Many people predicted a shortage of available homes in 2020. Still, no one anticipated the coronavirus forcing many would-be home sellers to take their houses off the market and further reduce the new home supply.
This occurrence resulted in almost 20% fewer homes on the market in 2020 than in 2019.
Most expect this trend to worsen because of continuing coronavirus safety concerns. No one felt comfortable having showings when the pandemic began. There is little evidence suggesting that trend will reverse in the coming months.
Lack of Affordable Homes
The past few years have shown a scarcity of entry-level homes. That was still the case this year as home resales plunged more than 30% while the median price rose 2.3%.
Because sellers were more reluctant to sell their homes due to the coronavirus and buyers predicted house prices dropping, the homes that did sell sold above their predicted market value.
For the market to restabilize and become favorable for first-time buyers, housing construction needs to increase in the final quarter of 2020. If it doesn't, even with mortgage rates staying attractively low, housing costs will remain too high for most buyers.
Renters' Market Trends
The housing market and the renters' market have similar problems. However, the housing market appears to be more stable than the renters' market for the time being.
Renters and landlords alike are on shaky ground, and the rest of 2020 doesn't look much more promising. The following trends are potential issues the renters' market could face in the remainder of 2020.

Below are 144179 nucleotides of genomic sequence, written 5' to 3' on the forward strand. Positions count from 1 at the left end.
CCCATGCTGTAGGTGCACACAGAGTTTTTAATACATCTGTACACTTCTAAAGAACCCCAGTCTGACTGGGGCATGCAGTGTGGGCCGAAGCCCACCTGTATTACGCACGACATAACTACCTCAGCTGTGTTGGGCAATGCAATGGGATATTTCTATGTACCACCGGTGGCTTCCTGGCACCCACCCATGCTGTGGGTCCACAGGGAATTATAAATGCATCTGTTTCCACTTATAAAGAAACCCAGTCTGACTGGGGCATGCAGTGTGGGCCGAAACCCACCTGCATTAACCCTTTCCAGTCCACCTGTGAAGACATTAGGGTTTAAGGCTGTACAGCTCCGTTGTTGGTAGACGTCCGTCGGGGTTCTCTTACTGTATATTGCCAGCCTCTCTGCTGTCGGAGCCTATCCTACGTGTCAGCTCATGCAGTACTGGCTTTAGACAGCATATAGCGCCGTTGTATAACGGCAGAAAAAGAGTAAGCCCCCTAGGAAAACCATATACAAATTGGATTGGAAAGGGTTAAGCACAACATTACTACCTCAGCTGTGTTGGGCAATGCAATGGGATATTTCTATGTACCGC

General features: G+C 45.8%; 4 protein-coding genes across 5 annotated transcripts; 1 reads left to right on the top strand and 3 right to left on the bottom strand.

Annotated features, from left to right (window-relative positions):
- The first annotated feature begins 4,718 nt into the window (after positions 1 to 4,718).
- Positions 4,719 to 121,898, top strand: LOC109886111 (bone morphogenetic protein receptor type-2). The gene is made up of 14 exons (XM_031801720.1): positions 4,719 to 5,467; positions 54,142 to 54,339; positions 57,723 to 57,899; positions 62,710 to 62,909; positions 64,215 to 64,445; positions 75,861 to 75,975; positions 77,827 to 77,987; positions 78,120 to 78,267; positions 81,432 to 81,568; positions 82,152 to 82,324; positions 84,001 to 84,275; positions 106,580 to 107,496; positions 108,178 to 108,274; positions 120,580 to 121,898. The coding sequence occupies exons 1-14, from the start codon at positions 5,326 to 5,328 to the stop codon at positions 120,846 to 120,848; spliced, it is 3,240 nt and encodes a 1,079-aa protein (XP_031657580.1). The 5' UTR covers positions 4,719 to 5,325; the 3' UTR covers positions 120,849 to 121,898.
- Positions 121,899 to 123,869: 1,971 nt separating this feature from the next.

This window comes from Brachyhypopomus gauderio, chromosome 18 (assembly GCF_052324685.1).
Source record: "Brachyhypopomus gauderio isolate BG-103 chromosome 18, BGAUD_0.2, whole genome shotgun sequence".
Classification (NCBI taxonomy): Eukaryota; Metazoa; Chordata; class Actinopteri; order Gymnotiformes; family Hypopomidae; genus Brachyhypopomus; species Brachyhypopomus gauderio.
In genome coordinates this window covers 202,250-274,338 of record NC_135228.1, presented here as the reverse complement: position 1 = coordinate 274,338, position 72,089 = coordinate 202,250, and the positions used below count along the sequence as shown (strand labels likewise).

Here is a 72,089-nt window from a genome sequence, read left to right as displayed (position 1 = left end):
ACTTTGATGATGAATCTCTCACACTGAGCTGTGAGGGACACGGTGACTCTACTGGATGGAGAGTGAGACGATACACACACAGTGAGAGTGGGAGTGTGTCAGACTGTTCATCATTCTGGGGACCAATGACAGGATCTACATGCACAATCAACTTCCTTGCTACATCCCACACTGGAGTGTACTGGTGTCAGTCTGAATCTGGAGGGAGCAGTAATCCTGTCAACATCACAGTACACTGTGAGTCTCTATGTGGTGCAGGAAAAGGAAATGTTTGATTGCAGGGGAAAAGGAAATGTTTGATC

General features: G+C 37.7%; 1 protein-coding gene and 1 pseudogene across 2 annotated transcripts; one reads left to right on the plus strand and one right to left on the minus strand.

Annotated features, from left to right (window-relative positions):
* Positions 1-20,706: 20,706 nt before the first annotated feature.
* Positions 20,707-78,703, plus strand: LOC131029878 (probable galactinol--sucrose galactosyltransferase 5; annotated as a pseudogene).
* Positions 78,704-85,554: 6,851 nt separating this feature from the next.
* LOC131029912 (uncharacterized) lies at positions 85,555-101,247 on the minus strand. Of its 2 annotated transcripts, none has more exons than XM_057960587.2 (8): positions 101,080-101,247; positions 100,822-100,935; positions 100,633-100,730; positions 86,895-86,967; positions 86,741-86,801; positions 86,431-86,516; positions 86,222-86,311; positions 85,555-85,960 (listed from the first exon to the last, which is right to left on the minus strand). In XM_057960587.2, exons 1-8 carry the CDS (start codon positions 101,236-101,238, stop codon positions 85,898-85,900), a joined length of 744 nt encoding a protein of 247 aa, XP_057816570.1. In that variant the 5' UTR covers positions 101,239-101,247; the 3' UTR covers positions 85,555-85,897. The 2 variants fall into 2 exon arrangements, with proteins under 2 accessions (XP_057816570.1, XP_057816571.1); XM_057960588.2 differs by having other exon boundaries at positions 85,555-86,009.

Diminishing Unemployment and Stimulus Benefits Will Result in More Rent Defaults
Data suggests that rent payments received by property management companies and landlords decreased by 12% since April, and that was when the most favorable unemployment and stimulus benefits were still in effect.
As those benefits start to dry up, there's no telling how much worse the situation will get. With the unemployment rate decreasing at the pace of a snail, and the threat of a coronavirus spike potentially unraveling that progress, rent defaults are the largest problem facing the renters' market.
The Changing Real Estate Market Will Affect the Renters' Market
The real estate market hasn't been all doom and gloom. Surprisingly, it has held up well during the pandemonium. Part of this is because many people are leaving urban areas and relocating to rural areas.
Landlords and property management companies have to predict their future business models based on this trend. Will fleeing city residents cause a decrease in city rent prices? The honest answer: no one knows.
Tenants, Landlords, and Property Management Companies Must Stay Informed
The uncertainty that exists during these times is cause for concern, but not panic. The best way to approach the changing trends is to stay as updated as possible.
Because so much information exists on the internet, it's important to consult multiple sources, especially when examining predictions.
Remember, experts are humans and make mistakes. Researching various experts' opinions gives you a broad perspective on potential outcomes. Weigh your options and plan accordingly.
The challenges we are facing as a community are daunting, but not insurmountable. At Pangea, we care about our residents and take care to see their needs are met. Click any of the following links for more information on how to stay safe during 2020.